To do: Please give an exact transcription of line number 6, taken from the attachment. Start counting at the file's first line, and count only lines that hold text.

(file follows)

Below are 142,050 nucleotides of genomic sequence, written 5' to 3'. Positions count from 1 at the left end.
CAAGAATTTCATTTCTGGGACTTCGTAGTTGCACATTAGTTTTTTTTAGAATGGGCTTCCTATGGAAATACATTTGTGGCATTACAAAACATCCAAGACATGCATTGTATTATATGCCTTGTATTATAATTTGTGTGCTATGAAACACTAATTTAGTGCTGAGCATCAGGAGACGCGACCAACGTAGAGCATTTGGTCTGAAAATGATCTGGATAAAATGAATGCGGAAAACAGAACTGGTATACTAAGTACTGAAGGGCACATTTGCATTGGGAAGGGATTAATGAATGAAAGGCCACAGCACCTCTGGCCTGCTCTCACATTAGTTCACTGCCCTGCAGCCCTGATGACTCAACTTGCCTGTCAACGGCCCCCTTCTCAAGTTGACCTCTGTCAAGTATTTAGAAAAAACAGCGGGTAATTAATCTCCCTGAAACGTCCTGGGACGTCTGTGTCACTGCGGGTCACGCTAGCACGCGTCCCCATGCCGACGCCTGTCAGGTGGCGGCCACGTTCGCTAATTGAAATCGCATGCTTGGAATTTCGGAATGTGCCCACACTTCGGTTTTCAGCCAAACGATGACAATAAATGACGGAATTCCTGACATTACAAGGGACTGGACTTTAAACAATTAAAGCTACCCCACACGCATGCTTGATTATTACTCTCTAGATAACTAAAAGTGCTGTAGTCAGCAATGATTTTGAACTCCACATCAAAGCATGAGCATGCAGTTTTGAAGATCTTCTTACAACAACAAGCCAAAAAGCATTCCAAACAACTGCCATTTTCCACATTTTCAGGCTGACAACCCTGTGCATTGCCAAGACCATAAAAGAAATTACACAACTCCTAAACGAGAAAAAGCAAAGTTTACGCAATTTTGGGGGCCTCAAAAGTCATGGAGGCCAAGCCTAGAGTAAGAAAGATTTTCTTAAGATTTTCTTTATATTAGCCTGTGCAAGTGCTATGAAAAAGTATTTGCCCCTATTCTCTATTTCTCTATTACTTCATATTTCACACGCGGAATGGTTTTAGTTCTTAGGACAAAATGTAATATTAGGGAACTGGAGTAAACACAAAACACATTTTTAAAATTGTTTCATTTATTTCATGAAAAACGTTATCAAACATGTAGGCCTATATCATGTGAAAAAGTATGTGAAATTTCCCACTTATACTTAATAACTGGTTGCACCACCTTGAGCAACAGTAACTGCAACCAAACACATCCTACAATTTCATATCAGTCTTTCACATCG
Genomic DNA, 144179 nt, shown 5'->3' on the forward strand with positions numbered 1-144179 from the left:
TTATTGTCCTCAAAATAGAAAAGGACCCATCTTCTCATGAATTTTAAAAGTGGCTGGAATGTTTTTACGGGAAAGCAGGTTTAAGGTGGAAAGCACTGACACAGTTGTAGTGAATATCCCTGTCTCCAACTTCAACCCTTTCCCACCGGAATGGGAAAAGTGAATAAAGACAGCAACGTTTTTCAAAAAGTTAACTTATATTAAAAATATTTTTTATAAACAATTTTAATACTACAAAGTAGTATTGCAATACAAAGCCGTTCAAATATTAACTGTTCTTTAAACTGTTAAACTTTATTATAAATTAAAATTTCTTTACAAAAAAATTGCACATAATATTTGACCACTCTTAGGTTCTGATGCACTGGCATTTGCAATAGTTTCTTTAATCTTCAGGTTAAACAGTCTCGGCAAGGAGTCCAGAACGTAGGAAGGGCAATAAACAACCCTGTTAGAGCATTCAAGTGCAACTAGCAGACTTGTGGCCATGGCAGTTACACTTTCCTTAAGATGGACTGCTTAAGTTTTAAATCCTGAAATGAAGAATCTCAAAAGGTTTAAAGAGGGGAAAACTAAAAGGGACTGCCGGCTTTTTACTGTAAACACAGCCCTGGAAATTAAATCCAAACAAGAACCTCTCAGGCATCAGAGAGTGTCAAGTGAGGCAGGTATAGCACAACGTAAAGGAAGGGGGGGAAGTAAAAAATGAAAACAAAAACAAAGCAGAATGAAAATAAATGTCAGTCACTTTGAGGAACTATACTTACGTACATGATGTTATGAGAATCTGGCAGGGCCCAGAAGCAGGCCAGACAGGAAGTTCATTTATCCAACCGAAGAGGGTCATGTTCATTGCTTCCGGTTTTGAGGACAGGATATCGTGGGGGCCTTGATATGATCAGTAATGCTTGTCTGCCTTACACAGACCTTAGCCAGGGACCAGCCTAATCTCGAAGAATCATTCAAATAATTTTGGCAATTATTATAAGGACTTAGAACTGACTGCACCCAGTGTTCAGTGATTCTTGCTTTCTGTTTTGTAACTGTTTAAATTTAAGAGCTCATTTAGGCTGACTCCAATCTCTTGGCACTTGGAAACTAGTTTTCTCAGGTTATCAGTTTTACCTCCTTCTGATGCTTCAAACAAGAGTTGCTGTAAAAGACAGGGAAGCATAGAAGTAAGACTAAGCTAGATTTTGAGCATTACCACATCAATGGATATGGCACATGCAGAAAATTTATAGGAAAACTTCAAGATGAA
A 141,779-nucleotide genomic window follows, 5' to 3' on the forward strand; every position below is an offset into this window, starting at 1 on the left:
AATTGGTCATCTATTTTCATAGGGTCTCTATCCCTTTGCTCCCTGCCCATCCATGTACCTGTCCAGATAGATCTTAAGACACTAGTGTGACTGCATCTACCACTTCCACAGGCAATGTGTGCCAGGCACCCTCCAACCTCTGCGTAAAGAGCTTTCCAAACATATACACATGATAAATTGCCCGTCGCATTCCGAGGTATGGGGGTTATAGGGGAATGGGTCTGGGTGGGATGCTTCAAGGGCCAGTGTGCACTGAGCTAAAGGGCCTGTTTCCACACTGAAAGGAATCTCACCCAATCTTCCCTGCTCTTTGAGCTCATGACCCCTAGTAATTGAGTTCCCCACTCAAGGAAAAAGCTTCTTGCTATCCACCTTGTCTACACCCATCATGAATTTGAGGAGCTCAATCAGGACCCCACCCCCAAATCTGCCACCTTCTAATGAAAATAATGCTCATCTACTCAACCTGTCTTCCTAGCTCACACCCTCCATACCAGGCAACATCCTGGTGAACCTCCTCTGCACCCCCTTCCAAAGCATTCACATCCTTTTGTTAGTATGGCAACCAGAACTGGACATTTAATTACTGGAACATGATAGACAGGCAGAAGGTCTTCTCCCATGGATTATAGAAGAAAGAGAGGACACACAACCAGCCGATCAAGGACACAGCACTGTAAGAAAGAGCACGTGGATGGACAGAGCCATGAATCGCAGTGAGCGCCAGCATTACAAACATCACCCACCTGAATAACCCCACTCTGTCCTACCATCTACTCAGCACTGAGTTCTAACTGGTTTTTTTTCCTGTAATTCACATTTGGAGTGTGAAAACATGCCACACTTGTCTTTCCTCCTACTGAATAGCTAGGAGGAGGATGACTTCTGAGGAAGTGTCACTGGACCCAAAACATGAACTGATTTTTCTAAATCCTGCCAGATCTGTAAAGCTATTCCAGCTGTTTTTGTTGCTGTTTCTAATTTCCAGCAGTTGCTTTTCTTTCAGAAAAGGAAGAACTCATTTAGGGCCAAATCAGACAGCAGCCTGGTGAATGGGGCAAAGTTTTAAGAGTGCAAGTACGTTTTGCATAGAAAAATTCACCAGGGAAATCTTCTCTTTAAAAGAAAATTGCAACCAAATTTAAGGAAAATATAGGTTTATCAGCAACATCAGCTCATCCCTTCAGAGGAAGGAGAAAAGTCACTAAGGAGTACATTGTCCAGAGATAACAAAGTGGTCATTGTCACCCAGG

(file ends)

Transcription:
AATTGGTCATCTATTTTCATAGGGTCTCTATCCCTTTGCTCCCTGCCCATCCATGTACCTGTCCAGATAGATCTTAAGACACTAGTGTGACTGCATCTACCACTTCCACAGGCAATGTGTGCCAGGCACCCTCCAACCTCTGCGTAAAGAGCTTTCCAAACATATACACATGATAAATTGCCCGTCGCATTCCGAGGTATGGGGGTTATAGGGGAATGGGTCTGGGTGGGATGCTTCAAGGGCCAGTGTGCACTGAGCTAAAGGGCCTGTTTCCACACTGAAAGGAATCTCACCCAATCTTCCCTGCTCTTTGAGCTCATGACCCCTAGTAATTGAGTTCCCCACTCAAGGAAAAAGCTTCTTGCTATCCACCTTGTCTACACCCATCATGAATTTGAGGAGCTCAATCAGGACCCCACCCCCAAATCTGCCACCTTCTAATGAAAATAATGCTCATCTACTCAACCTGTCTTCCTAGCTCACACCCTCCATACCAGGCAACATCCTGGTGAACCTCCTCTGCACCCCCTTCCAAAGCATTCACATCCTTTTGTTAGTATGGCAACCAGAACTGGACATTTAATTACTGGAACATGATAGACAGGCAGAAGGTCTTCTCCCATGGATTATAGAAGAAAGAGAGGACACACAACCAGCCGATCAAGGACACAGCACTGTAAGAAAGAGCACGTGGATGGACAGAGCCATGAATCGCAGTGAGCGCCAGCATTACAAACATCACCCACCTGAATAACCCCACTCTGTCCTACCATCTACTCAGCACTGAGTTCTAACTGGTTTTTTTTCCTGTAATTCACATTTGGAGTGTGAAAACATGCCACACTTGTCTTTCCTCCTACTGAATAGCTAGGAGGAGGATGACTTCTGAGGAAGTGTCACTGGACCCAAAACATGAACTGATTTTTCTAAATCCTGCCAGATCTGTAAAGCTATTCCAGCTGTTTTTGTTGCTGTTTCTAATTTCCAGCAGTTGCTTTTCTTTCAGAAAAGGAAGAACTCATTTAGGGCCAAATCAGACAGCAGCCTGGTGAATGGGGCAAAGTTTTAAGAGTGCAAGTACGTTTTGCATAGAAAAATTCACCAGGGAAATCTTCTCTTTAAAAGAAAATTGCAACCAAATTTAAGGAAAATATAGGTTTATCAGCAACATCAGCTCATCCCTTCAGAGGAAGGAGAAAAGTCACTAAGGAGTACATTGTCCAGAGATAACAAAGTGGTCATTGTCACCCAGG